Separating “Appropriate Care” as its own variable makes explicit the necessity to provide only the right care. Inappropriate, or even marginally indicated, medical care delivered at a very low price will never have the same value as the most appropriate care at the best cost achievable.
Our expansion of the typical “Outcome” variable to include quality indicators and patient-focused outcomes allows for a deeper appreciation of all aspects of value creation. The lack of modifying cofactors in this equation is not to suggest each variable is of equal importance, but reflects the weighting of each variable that must be considered for each patient or organization, depending on the context in which the equation is used. Differential weighting of clinical-outcome measures and patient-focused outcomes must be considered from the patient’s or organization’s perspective when using this equation to consider different strategies.
The overarching equation previously outlined might best be viewed as a construct or thematic approach to evaluating value in population health endeavors. A reductionist approach to translate this construct to a functional equation is a potential future step in assessing value.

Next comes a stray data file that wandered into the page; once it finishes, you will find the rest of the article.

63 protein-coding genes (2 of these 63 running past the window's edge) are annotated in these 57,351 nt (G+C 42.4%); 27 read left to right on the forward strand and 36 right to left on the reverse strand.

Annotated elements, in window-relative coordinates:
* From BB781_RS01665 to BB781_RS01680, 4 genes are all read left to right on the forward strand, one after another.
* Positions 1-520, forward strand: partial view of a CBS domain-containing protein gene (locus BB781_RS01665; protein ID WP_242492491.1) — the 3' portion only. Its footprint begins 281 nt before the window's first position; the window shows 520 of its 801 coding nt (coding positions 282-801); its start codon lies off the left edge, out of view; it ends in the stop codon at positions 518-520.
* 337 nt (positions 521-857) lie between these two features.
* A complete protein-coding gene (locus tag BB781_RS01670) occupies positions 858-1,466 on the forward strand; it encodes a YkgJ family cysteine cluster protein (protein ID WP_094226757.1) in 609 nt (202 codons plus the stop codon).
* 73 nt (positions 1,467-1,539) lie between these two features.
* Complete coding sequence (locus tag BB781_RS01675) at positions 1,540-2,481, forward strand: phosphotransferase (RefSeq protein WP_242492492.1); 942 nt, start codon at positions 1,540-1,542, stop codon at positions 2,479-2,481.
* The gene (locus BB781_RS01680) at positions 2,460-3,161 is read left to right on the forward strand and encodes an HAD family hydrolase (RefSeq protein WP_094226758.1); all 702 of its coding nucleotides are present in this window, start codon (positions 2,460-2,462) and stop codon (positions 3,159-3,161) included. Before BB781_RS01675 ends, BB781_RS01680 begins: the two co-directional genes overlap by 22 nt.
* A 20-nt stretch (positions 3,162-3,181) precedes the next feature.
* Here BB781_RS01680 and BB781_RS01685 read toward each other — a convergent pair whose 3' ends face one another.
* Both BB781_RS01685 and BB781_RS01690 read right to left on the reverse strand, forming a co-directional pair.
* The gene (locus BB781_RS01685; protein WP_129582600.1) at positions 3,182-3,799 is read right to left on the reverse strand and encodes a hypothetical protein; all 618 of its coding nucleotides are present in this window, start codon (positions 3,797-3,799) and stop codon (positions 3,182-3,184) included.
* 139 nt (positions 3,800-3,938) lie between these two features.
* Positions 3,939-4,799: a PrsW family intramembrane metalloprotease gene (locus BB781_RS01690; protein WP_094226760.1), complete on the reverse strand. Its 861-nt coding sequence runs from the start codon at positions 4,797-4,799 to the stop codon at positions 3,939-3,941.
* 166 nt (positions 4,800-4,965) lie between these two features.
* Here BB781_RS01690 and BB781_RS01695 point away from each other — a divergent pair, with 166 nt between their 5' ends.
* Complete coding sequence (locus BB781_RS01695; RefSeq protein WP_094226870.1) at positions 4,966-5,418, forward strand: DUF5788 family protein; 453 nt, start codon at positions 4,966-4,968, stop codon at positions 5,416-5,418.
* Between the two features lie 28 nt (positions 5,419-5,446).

The decision underlying population health is how to allocate resources in the population and maximize health outcomes in a way that is consistent with the preferences of the population. We have achieved an optimal allocation if we cannot improve individual health at cost to another individual’s health, which is paraphrased as Pareto optimality.15 For example, if $1 million is invested in a certain number of resource units, and the health or the cost outcomes are maximized, then we have reached Pareto optimality. Restated, this is the expression of a value equation in which costs or resources are aligned to deliver maximum quality. A quantitative approach is useful when we want to compare allocation choices and develop decisions. This empirical model is limited because the decisions are not framed and the preferences of the individuals affected by decisions are not explicitly framed. The medical professionalism charter published by the American Board of Internal Medicine provides guidance applicable to population health definitions: